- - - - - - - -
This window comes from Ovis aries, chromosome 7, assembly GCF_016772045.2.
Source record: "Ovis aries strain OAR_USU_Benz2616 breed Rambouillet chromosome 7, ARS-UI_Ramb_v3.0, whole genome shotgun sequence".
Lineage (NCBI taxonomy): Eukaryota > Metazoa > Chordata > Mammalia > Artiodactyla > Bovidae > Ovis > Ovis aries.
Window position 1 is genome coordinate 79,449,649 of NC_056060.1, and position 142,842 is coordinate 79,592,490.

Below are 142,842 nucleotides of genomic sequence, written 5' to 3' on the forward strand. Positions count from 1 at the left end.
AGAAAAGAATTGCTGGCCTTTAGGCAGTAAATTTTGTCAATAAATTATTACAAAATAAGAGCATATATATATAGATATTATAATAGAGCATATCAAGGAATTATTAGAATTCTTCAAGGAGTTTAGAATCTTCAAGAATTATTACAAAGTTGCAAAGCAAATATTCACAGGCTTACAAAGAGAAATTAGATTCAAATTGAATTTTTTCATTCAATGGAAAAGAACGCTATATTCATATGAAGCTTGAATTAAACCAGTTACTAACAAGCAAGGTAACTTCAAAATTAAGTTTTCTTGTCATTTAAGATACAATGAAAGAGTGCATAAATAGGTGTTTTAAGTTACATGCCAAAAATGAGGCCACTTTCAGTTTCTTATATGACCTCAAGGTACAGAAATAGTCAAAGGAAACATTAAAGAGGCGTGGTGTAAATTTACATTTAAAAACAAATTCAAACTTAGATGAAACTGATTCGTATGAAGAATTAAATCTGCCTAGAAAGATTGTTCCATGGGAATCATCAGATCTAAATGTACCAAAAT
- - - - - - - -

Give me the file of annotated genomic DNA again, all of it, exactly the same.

This window comes from Ovis aries, chromosome 7, assembly GCF_016772045.2.
Source record: "Ovis aries strain OAR_USU_Benz2616 breed Rambouillet chromosome 7, ARS-UI_Ramb_v3.0, whole genome shotgun sequence".
Lineage (NCBI taxonomy): Eukaryota > Metazoa > Chordata > Mammalia > Artiodactyla > Bovidae > Ovis > Ovis aries.
Window position 1 is genome coordinate 79,449,649 of NC_056060.1, and position 142,842 is coordinate 79,592,490.

Below are 142,842 nucleotides of genomic sequence, written 5' to 3' on the forward strand. Positions count from 1 at the left end.
AGAAAAGAATTGCTGGCCTTTAGGCAGTAAATTTTGTCAATAAATTATTACAAAATAAGAGCATATATATATAGATATTATAATAGAGCATATCAAGGAATTATTAGAATTCTTCAAGGAGTTTAGAATCTTCAAGAATTATTACAAAGTTGCAAAGCAAATATTCACAGGCTTACAAAGAGAAATTAGATTCAAATTGAATTTTTTCATTCAATGGAAAAGAACGCTATATTCATATGAAGCTTGAATTAAACCAGTTACTAACAAGCAAGGTAACTTCAAAATTAAGTTTTCTTGTCATTTAAGATACAATGAAAGAGTGCATAAATAGGTGTTTTAAGTTACATGCCAAAAATGAGGCCACTTTCAGTTTCTTATATGACCTCAAGGTACAGAAATAGTCAAAGGAAACATTAAAGAGGCGTGGTGTAAATTTACATTTAAAAACAAATTCAAACTTAGATGAAACTGATTCGTATGAAGAATTAAATCTGCCTAGAAAGATTGTTCCATGGGAATCATCAGATCTAAATGTACCAAAAT